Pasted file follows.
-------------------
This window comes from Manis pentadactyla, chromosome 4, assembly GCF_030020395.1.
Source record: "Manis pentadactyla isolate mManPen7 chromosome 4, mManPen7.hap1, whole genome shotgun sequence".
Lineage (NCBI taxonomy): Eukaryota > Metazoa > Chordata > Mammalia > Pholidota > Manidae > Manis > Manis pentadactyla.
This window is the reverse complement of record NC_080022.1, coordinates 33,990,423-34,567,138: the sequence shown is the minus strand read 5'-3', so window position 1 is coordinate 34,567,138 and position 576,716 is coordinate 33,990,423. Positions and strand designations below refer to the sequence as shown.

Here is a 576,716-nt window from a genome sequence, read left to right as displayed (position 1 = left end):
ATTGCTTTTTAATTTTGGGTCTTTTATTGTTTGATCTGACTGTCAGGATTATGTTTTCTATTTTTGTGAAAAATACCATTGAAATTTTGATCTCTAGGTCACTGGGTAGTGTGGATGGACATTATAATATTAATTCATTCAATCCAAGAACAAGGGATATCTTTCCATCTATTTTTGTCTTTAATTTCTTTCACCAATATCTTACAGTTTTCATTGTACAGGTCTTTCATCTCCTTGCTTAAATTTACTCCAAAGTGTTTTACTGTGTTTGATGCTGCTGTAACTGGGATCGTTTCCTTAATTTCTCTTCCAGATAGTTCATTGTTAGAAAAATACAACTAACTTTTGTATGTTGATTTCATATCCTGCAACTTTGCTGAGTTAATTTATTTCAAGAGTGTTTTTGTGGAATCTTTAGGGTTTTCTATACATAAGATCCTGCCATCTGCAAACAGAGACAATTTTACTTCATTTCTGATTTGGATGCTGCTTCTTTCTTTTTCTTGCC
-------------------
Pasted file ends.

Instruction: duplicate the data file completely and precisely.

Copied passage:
This window comes from Manis pentadactyla, chromosome 4, assembly GCF_030020395.1.
Source record: "Manis pentadactyla isolate mManPen7 chromosome 4, mManPen7.hap1, whole genome shotgun sequence".
Lineage (NCBI taxonomy): Eukaryota > Metazoa > Chordata > Mammalia > Pholidota > Manidae > Manis > Manis pentadactyla.
This window is the reverse complement of record NC_080022.1, coordinates 33,990,423-34,567,138: the sequence shown is the minus strand read 5'-3', so window position 1 is coordinate 34,567,138 and position 576,716 is coordinate 33,990,423. Positions and strand designations below refer to the sequence as shown.

Here is a 576,716-nt window from a genome sequence, read left to right as displayed (position 1 = left end):
ATTGCTTTTTAATTTTGGGTCTTTTATTGTTTGATCTGACTGTCAGGATTATGTTTTCTATTTTTGTGAAAAATACCATTGAAATTTTGATCTCTAGGTCACTGGGTAGTGTGGATGGACATTATAATATTAATTCATTCAATCCAAGAACAAGGGATATCTTTCCATCTATTTTTGTCTTTAATTTCTTTCACCAATATCTTACAGTTTTCATTGTACAGGTCTTTCATCTCCTTGCTTAAATTTACTCCAAAGTGTTTTACTGTGTTTGATGCTGCTGTAACTGGGATCGTTTCCTTAATTTCTCTTCCAGATAGTTCATTGTTAGAAAAATACAACTAACTTTTGTATGTTGATTTCATATCCTGCAACTTTGCTGAGTTAATTTATTTCAAGAGTGTTTTTGTGGAATCTTTAGGGTTTTCTATACATAAGATCCTGCCATCTGCAAACAGAGACAATTTTACTTCATTTCTGATTTGGATGCTGCTTCTTTCTTTTTCTTGCC